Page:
Escaping Germany in the 1930s photojournalist Erich Hartmann returns to his homeland to capture the remains of the Nazi concentration camps
"A large portion of my work is concerned with people because people are the most inventive and news-making part of our lives. Yet I am as much attracted to the evidence of their presence and efforts, whether good or evil, as I am to the people themselves"
- Erich Hartmann
Born in Munich, Erich Hartmann was 16 years old when he went with his family in 1938 to Albany, New York, as a refugee from Nazi Germany. The only English speaker in the family, he worked in a textile mill, attending evening high school and later taking night courses at Siena College.
Hartmann enlisted in the US Army, serving in England, France, Belgium and Germany. At the end of the war, he moved to New York City, where he worked as an assistant to a portrait photographer and then as a freelancer.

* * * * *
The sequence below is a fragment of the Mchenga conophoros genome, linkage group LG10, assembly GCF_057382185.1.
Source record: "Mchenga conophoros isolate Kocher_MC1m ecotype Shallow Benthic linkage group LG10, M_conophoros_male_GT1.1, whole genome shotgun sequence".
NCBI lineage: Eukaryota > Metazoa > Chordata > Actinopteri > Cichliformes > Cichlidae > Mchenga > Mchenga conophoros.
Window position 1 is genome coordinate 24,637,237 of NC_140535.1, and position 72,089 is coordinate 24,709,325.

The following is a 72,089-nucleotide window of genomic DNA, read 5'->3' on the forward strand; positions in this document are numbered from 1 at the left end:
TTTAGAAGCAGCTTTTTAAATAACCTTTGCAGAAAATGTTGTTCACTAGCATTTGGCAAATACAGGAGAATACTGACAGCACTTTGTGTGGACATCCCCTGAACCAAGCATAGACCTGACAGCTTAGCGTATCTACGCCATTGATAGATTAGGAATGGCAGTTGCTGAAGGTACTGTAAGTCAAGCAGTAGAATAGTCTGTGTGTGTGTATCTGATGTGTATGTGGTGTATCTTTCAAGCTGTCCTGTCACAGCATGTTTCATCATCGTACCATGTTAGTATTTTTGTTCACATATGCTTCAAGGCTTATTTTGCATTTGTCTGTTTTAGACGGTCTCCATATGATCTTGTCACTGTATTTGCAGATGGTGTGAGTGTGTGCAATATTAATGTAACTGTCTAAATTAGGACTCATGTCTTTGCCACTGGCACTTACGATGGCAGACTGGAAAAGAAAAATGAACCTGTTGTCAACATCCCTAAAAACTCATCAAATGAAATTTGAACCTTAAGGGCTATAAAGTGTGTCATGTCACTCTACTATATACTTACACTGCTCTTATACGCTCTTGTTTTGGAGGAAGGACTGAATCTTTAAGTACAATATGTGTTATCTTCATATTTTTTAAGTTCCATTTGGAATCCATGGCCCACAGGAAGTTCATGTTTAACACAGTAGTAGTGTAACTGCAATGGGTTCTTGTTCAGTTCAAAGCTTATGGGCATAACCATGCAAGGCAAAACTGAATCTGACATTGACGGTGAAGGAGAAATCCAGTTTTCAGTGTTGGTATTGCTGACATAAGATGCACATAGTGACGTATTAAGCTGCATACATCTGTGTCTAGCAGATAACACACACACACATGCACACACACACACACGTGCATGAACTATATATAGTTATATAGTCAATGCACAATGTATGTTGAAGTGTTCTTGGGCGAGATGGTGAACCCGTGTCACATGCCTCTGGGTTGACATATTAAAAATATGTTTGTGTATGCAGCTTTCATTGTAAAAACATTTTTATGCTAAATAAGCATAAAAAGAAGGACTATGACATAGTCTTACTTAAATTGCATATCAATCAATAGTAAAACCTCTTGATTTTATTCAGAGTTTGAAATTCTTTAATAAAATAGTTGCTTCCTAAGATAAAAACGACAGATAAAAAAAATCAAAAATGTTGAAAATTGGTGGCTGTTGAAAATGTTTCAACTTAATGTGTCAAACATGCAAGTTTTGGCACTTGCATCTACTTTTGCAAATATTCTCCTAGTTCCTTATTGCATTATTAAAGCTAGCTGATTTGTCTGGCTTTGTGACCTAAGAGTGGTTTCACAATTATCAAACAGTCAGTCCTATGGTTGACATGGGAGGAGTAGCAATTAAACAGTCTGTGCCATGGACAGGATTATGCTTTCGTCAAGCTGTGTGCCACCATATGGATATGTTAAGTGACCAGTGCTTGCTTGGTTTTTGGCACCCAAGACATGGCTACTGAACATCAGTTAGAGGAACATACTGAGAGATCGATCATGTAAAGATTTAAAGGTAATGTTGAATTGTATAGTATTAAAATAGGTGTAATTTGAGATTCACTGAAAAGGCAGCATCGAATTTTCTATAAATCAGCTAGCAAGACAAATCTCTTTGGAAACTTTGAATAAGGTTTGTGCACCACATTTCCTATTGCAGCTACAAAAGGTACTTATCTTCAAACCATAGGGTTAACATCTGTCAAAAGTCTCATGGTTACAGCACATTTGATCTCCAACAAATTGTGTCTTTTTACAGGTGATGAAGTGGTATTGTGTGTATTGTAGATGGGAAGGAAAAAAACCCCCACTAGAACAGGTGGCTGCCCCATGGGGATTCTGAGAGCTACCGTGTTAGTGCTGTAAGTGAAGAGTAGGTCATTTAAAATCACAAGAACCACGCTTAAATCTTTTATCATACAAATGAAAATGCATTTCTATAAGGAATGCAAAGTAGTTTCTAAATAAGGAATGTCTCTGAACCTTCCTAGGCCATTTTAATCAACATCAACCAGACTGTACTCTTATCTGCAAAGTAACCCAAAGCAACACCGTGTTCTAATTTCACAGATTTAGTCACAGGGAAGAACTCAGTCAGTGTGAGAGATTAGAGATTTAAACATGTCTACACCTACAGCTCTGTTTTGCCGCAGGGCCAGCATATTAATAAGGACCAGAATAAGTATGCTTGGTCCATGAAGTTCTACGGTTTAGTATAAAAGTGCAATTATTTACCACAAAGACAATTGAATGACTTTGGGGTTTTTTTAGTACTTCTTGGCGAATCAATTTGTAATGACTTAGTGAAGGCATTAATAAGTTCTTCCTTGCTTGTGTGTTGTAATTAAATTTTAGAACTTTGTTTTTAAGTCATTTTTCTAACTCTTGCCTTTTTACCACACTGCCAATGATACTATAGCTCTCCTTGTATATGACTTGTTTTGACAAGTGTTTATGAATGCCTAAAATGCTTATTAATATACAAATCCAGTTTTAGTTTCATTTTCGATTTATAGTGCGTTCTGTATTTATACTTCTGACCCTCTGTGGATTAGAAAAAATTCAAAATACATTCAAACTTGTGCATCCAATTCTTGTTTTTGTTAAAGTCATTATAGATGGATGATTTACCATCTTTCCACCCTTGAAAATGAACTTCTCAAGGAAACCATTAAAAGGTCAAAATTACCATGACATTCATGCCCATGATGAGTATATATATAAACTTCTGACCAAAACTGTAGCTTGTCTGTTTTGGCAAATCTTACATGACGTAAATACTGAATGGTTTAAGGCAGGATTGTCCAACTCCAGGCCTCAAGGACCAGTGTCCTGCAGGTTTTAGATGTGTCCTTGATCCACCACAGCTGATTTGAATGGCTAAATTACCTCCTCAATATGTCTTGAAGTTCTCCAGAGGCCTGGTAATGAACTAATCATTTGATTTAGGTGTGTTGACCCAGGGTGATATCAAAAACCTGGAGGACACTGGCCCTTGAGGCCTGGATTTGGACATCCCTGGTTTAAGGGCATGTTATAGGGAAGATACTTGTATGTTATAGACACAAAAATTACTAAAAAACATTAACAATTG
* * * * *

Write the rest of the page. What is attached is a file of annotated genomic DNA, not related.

Hartmann first became known to the wider public through his work for Fortune magazine in the 1950s. His poetic approach to science, industry and architecture shone through the photo essays Shapes of Sound, The Building of Saint Lawrence Seaway and The Deep North. He later did similar essays on the poetics of science and technology for French, German and American Geo and other magazines.
Invited to join Magnum in 1952, he was for many years on the board of directors, becoming president in 1985.
Throughout his career, he pursued many long-term personal projects, and photographic interpretations with literary echoes: Shakespeare’s England, Joyce’s Dublin, Thomas Hardy’s Wessex. He also explored abstract representations of ink drops in water, patterns of laser light, and the beauty of tiny components of technology. In his later years, he photographed the remains of the Nazi concentration camps, resulting in a book and exhibition, In the Camps. At the time of his death, he was engaged in a photo project, he called Music Everywhere.